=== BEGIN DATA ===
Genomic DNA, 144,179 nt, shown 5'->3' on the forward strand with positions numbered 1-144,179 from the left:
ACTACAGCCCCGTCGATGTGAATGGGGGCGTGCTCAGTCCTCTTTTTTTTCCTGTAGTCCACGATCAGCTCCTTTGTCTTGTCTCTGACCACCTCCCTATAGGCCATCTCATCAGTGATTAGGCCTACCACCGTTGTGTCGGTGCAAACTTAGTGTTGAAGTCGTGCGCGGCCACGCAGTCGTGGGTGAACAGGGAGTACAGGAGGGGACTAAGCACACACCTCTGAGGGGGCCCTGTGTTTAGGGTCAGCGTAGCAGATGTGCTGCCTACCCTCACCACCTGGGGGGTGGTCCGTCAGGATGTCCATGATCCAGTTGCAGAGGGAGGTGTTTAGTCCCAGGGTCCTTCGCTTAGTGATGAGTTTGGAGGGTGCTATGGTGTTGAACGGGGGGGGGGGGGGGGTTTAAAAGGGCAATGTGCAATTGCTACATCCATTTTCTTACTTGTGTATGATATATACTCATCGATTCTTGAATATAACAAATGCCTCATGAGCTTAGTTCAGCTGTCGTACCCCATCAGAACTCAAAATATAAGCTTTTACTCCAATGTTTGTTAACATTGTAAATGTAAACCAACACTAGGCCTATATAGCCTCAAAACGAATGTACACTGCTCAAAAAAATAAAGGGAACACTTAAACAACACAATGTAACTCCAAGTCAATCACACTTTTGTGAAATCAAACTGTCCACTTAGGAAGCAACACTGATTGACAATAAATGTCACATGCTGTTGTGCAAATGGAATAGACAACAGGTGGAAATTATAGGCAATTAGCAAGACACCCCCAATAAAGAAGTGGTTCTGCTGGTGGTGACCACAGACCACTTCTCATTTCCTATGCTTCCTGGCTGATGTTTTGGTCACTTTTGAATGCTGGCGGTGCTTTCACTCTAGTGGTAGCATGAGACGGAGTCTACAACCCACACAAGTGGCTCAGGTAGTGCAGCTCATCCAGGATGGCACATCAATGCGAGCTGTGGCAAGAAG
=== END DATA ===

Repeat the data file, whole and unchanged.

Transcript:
Genomic DNA, 144,179 nt, shown 5'->3' on the forward strand with positions numbered 1-144,179 from the left:
ACTACAGCCCCGTCGATGTGAATGGGGGCGTGCTCAGTCCTCTTTTTTTTCCTGTAGTCCACGATCAGCTCCTTTGTCTTGTCTCTGACCACCTCCCTATAGGCCATCTCATCAGTGATTAGGCCTACCACCGTTGTGTCGGTGCAAACTTAGTGTTGAAGTCGTGCGCGGCCACGCAGTCGTGGGTGAACAGGGAGTACAGGAGGGGACTAAGCACACACCTCTGAGGGGGCCCTGTGTTTAGGGTCAGCGTAGCAGATGTGCTGCCTACCCTCACCACCTGGGGGGTGGTCCGTCAGGATGTCCATGATCCAGTTGCAGAGGGAGGTGTTTAGTCCCAGGGTCCTTCGCTTAGTGATGAGTTTGGAGGGTGCTATGGTGTTGAACGGGGGGGGGGGGGGGGTTTAAAAGGGCAATGTGCAATTGCTACATCCATTTTCTTACTTGTGTATGATATATACTCATCGATTCTTGAATATAACAAATGCCTCATGAGCTTAGTTCAGCTGTCGTACCCCATCAGAACTCAAAATATAAGCTTTTACTCCAATGTTTGTTAACATTGTAAATGTAAACCAACACTAGGCCTATATAGCCTCAAAACGAATGTACACTGCTCAAAAAAATAAAGGGAACACTTAAACAACACAATGTAACTCCAAGTCAATCACACTTTTGTGAAATCAAACTGTCCACTTAGGAAGCAACACTGATTGACAATAAATGTCACATGCTGTTGTGCAAATGGAATAGACAACAGGTGGAAATTATAGGCAATTAGCAAGACACCCCCAATAAAGAAGTGGTTCTGCTGGTGGTGACCACAGACCACTTCTCATTTCCTATGCTTCCTGGCTGATGTTTTGGTCACTTTTGAATGCTGGCGGTGCTTTCACTCTAGTGGTAGCATGAGACGGAGTCTACAACCCACACAAGTGGCTCAGGTAGTGCAGCTCATCCAGGATGGCACATCAATGCGAGCTGTGGCAAGAAG